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Persuasive Techniques and Political Advertisements.

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Presentation on theme: "Persuasive Techniques and Political Advertisements."— Presentation transcript:

1 Persuasive Techniques and Political Advertisements

2 Endorsements from celebrities and other well-known people Negative Obama ad Positive Obama ad Testimonials Example: Michael Jordan's endorsement of Bill Bradley for President; Senator Warner's endorsement of George Allen for Senate; any local celebrity or well known community leader's public endorsement of a candidate for office. Videos: Jordan | MattinglyJordanMattingly

3 Attack ad that makes unflattering statements about the opponent. Negative Romney ad Negative Romney Negative Obama ad Name Calling/Mudslinging Example: The Bush "Rats" Ad; 1996 Democratic Presidential and Congressional commercials that "morphed" the candidate into images of Pat Robertson or Newt Gingrich. Videos: Mikulski | GingrichMikulskiGingrich

4 Use of popular symbols to create a positive feel for the candidate. Romney ad Use of negative or controversial symbols to create a negative feel for the opposition. Negative Obama ad Transfer/Transference Example: Positive: Ads that feature pleasant music, beautiful outdoor country or rural scenery, happy families, playful children, successful teams or businesses etc. Negative: Talking about an opponent's record with ominous music in the background, using black and white photos, visually shocking images such as oil spills, home foreclosure, car accidents, prison bars etc. Images of one's opponent in slow motion causing the eye's to blink slowly, thereby giving the impression of disinterest, laziness and/or intoxication. Videos: Fife | ForbesFifeForbes

5 Uses many facts, numbers, statistics to make the product seem better. It becomes card stacking when there is an omission of facts or the numbers are used in a misleading way. Negative Obama ad Negative Romney ad Citing Statistics/Card Stacking Example: 95% of citizens surveyed support Mrs. Jones for City Council; "Time after time, my opponent voted against legislation that would have supported new jobs in our community." Videos: Bumbers | WhiteBumbersWhite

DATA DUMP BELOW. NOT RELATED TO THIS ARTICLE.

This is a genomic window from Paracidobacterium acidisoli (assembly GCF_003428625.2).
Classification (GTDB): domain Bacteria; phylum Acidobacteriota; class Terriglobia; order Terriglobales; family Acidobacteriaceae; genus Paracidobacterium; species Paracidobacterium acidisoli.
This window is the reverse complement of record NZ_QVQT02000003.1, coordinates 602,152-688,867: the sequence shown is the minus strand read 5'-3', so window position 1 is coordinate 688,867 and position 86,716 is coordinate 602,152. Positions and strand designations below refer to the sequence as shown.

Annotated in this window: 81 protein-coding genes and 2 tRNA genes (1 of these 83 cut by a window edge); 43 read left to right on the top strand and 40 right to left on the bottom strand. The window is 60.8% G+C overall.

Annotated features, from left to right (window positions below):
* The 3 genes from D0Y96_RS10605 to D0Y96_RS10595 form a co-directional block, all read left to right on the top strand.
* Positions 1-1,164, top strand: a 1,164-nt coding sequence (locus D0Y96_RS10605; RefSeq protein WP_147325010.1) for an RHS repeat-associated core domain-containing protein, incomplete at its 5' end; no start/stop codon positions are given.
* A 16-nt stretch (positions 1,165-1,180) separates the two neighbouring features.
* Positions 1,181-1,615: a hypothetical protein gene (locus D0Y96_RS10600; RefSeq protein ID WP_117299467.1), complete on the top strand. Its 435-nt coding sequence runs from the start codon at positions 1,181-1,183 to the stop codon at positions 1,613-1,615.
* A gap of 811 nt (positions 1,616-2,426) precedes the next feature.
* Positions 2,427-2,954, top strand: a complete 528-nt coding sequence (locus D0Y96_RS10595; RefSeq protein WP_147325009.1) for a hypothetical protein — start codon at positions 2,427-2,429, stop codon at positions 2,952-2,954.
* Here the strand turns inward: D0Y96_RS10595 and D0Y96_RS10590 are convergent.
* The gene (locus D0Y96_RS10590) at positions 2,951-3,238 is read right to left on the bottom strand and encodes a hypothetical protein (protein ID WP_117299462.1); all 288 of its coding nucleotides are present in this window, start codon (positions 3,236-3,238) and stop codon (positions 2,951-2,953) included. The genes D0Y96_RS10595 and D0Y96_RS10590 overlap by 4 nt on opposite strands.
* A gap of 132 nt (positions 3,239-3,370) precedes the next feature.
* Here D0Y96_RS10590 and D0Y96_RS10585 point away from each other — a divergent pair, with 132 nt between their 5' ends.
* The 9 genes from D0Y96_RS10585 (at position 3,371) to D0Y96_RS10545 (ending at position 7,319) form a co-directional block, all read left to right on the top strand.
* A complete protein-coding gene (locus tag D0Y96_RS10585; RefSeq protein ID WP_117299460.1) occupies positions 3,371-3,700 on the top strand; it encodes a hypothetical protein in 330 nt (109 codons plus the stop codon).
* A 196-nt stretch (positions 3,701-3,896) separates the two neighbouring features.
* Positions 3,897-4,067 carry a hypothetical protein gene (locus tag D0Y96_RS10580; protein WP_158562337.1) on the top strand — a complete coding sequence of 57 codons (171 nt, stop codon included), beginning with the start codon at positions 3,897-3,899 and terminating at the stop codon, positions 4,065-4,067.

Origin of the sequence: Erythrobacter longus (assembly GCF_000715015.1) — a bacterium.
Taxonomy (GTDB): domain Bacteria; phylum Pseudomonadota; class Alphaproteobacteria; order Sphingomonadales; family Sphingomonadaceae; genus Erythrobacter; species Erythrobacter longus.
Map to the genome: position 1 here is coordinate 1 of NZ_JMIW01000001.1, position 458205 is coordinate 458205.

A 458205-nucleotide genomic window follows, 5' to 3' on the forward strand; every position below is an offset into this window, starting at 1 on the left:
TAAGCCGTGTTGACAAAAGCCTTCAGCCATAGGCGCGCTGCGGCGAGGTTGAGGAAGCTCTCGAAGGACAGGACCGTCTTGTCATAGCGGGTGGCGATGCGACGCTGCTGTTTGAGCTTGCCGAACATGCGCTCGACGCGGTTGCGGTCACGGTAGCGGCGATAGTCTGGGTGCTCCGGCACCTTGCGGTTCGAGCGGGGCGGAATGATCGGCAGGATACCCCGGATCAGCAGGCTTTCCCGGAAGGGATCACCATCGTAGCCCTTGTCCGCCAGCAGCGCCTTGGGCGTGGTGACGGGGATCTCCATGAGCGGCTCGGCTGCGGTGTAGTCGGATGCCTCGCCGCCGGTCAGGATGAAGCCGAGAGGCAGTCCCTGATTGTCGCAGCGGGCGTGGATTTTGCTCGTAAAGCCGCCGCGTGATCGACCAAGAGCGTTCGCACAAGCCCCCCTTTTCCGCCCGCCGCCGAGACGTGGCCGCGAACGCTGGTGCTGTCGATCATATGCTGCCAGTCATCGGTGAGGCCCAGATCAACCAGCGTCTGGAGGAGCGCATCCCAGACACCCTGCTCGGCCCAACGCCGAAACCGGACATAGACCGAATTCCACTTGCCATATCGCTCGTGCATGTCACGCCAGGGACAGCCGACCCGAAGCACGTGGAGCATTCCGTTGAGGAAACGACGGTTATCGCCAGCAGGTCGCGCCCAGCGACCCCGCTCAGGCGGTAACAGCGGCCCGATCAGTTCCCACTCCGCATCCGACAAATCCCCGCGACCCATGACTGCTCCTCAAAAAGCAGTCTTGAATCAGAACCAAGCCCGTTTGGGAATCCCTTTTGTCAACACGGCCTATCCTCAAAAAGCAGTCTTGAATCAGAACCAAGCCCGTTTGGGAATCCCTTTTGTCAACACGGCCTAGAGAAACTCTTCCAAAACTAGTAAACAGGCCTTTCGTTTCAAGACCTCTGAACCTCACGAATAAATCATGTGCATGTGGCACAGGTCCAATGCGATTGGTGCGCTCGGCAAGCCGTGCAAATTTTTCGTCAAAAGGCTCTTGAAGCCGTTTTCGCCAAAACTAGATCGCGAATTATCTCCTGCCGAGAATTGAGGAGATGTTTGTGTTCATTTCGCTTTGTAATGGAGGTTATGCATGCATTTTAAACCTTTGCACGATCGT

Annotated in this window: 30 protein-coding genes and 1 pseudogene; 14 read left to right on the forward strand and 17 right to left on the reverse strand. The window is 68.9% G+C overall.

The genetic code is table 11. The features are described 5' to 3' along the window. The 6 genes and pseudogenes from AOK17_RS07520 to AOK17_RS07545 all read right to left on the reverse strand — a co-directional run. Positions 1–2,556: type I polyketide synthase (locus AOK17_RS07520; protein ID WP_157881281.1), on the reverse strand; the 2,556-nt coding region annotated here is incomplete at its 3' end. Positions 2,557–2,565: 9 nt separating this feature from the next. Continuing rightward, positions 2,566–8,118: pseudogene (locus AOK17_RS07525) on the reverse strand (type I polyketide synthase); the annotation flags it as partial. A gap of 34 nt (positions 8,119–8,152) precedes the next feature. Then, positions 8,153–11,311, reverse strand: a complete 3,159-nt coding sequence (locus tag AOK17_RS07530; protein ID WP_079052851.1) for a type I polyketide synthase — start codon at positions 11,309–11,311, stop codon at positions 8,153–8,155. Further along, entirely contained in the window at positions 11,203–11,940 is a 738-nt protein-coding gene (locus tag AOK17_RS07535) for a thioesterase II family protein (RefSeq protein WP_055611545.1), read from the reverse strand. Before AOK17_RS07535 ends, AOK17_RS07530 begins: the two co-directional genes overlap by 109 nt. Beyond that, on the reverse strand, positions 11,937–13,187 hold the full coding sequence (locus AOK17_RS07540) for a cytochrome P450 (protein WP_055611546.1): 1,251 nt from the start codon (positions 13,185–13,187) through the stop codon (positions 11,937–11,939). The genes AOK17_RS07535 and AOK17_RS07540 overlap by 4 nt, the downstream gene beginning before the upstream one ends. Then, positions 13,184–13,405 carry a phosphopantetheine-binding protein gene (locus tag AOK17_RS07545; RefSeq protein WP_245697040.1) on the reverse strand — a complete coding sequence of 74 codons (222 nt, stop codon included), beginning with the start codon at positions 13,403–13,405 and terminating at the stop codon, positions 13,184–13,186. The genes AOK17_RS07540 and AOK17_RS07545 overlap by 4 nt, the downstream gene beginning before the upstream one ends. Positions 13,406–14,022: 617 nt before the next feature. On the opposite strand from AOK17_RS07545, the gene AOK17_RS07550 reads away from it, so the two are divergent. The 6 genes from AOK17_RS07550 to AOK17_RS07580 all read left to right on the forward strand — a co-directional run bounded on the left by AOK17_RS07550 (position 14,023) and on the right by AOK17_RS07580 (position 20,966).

6 An attempt by a candidate to appeal to the average voter as just one of the people Romney ad attacking Obama Romney ad Obama ad attacking Romney Obama ad Plain Folks Example: Lamar Alexander in 1996 wearing his trademark red and black- checkered shirt. Any candidate ad where he or she appears with no jacket or suit, shirtsleeves rolled up and/or wearing a sweater. Usually doing everyday task such as shopping at the supermarket or walking down a street or "visiting" with neighbors. Another technique that fits this category is one where the candidate does not appear in the ad, but "average" people on the street stop to talk about the candidate. The negative version of this would be "man on the street" interviews where the interviewees are critical of the opponent. Videos: Lehey | Mikulski | SnoweLeheyMikulskiSnowe

7 Uses vague words and phrases to appeal to a variety of viewers Positive Obama ad Negative Romney ad Glittering Generalities Example: Ads use images and phrases that are virtually impossible not to like such as: "Working for your family," "Building a Bridge To The Future," "Saving Our Schools" "Improving America" "Saving Social Security" "Building One America" etc. The images are usually of a perfect world with happy families and children in pleasant surroundings on sunny days with blue skies or images of the candidate hard at work, sleeves rolled up, actively engaged in conversation with people in a "responsible" business environment. Videos: Castle | Kennedy | McCainCastleKennedyMcCain

8 An attempt to gain a sense of momentum by creating a positive everybodys doing it mentality. Negative Romney ad Negative Obama ad Bandwagon Example: Voice-overs in commercials stating "Polls show Robert Stone leading in the race for the United States Senate." Large groups of people greeting a candidate or carrying signs in support. Group testimonials and/or corporate endorsements such as: "Endorsed by the National Association of Retired Persons," or "Endorsed by the National Education Association."

9 Placing positive images of ones candidacy next to negative images Negative Romney ad Negative Obama ad Contrast Example: Split screens with Hillary Clinton in color moving at regular speed and her opponent Rick Lazio in black and white moving in slow motion. Images of two candidates on screen as a voice over denounces the opponent followed by a red X appearing over the opponent's face. Videos: McKernan | PaulasMcKernanPaulas

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